Humanism's intellectual anticlericalism would profoundly influence Luther. The increasingly well-educated middle sectors of Northern Germany, namely the educated community and city dwellers, would turn to Luther's rethinking of religion to conceptualize their discontent according to the cultural medium of the era. The great rise of the burghers, the desire to run their new businesses free of institutional barriers or outmoded cultural practices, contributed to the appeal of humanist individualism. To many, papal institutions were rigid, especially regarding their views on just price and usury. In the North burghers and monarchs were united in their frustration for not paying any taxes to the nation, but collecting taxes from subjects and sending the revenues disproportionately to the Pope in Italy.

These trends heightened demands for significant reform and revitalization along with anticlericalism. New thinkers began noticing the divide between the priests and the flock. The clergy, for instance, were not always well-educated. Parish priests often did not know Latin and rural parishes often did not have great opportunities for theological education for many at the time. Due to its large landholdings and institutional rigidity, a rigidity to which the excessively large ranks of the clergy contributed, many bishops studied law, not theology, being relegated to the role of property managers trained in administration. While priests emphasized works of religiosity, the respectability of the church began diminishing, especially among well educated urbanites, and especially considering the recent strings of political humiliation, such as the apprehension of Pope Boniface VIII by Philip IV of France, the “Babylonian Captivity,” the Great Schism, and the failure of Conciliar reformism. In a sense, the campaign by Pope Leo X to raise funds to rebuild the St. Peter's Basilica was too much of an excess by the secular Renaissance church, prompting the high-pressure sale of indulgences that rendered the clerical establishments even more disliked in the cities.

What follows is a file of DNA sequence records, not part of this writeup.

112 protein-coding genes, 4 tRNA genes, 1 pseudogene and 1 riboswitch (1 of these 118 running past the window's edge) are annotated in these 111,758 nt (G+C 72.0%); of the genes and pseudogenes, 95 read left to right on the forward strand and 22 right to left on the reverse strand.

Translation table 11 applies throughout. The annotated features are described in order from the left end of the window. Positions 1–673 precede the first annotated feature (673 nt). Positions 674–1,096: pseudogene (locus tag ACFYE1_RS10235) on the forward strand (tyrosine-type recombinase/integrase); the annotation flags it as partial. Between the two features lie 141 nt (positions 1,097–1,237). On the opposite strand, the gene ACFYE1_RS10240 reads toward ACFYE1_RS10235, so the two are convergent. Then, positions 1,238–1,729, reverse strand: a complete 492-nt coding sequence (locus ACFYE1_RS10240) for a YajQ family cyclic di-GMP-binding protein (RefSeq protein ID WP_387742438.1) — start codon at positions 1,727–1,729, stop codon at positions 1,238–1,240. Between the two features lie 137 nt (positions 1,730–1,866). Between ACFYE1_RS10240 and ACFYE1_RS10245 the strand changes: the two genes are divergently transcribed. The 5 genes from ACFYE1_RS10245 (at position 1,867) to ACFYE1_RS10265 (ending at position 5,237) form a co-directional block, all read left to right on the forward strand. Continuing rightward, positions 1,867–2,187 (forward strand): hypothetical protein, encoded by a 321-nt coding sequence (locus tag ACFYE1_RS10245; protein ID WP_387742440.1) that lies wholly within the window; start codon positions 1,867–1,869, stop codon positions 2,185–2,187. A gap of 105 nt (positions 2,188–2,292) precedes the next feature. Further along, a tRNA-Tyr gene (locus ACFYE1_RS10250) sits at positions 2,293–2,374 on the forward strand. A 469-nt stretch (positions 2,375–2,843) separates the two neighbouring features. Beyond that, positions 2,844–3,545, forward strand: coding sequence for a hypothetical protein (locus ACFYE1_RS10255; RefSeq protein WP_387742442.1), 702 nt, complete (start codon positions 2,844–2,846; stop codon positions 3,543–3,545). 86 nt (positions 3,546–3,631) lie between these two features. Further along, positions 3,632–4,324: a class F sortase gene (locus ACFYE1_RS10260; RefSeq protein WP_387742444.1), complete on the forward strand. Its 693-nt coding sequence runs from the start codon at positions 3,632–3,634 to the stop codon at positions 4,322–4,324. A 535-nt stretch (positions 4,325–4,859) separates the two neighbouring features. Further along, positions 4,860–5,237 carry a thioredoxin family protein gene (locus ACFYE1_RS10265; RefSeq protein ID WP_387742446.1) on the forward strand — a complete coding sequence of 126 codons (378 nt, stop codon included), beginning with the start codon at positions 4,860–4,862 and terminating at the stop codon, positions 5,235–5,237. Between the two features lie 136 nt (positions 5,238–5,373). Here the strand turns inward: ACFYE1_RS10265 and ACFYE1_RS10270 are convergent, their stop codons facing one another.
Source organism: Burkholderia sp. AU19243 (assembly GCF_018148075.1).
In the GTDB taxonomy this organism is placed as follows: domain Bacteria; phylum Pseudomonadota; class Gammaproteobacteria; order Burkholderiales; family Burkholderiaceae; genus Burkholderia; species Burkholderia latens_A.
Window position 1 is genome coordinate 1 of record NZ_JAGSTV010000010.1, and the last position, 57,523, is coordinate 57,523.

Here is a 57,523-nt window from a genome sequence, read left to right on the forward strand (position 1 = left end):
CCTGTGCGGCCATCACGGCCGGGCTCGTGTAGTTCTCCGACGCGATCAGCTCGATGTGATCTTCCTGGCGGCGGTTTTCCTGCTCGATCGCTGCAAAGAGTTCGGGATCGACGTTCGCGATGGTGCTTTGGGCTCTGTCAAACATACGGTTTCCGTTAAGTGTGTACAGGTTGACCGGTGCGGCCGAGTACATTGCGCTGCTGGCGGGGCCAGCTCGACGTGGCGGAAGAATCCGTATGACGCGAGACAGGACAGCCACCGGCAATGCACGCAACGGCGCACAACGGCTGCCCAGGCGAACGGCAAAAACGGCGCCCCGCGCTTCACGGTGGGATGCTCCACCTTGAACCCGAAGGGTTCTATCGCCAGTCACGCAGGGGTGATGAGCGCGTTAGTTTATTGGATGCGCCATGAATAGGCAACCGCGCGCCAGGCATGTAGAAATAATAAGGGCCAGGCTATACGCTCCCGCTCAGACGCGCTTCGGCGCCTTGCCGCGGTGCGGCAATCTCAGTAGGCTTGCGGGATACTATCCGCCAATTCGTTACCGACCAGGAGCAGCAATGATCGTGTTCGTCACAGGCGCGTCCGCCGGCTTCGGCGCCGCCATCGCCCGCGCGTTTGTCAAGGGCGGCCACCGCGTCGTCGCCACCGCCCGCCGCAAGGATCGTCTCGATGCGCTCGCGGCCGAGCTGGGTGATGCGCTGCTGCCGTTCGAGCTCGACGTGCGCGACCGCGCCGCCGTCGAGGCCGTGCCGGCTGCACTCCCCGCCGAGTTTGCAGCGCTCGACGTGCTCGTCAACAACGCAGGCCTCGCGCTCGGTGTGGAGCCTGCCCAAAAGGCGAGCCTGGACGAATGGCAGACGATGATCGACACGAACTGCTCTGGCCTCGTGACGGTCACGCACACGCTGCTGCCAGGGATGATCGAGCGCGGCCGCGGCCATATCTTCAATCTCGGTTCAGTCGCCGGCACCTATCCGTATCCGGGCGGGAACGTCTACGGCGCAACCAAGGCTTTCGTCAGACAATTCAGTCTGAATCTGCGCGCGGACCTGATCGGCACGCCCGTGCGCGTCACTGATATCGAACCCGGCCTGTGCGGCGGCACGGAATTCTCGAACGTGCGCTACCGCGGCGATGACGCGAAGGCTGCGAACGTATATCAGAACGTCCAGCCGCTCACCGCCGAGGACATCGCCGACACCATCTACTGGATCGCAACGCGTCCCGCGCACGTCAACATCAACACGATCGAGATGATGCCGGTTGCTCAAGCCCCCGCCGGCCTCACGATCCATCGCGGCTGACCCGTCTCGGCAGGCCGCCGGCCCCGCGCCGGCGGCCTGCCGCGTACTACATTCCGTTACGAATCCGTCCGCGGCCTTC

Luther, taking the revival of the Augustinian notion of salvation by faith alone to new levels, borrowed from the humanists the sense of individualism, that each man can be his own priest (an attitude likely to find popular support considering the rapid rise of an educated urban middle class in the North), and that the only true authority is the Bible, echoing the reformist zeal of the Conciliar movement and opening up the debate once again on limiting the authority of the Pope. While his ideas called for the sharp redefinition of the dividing lines between the laity and the clergy, his ideas were still, by this point, reformist in nature. Luther's contention that the human will was incapable of following good, however, resulted in his rift with Erasmus finally distinguishing Lutheran reformism from humanism.

Religious Influences for the Reformation

While there were some parallels between certain movements within humanism and teachings later common among the Reformers, the main influence was the Bible itself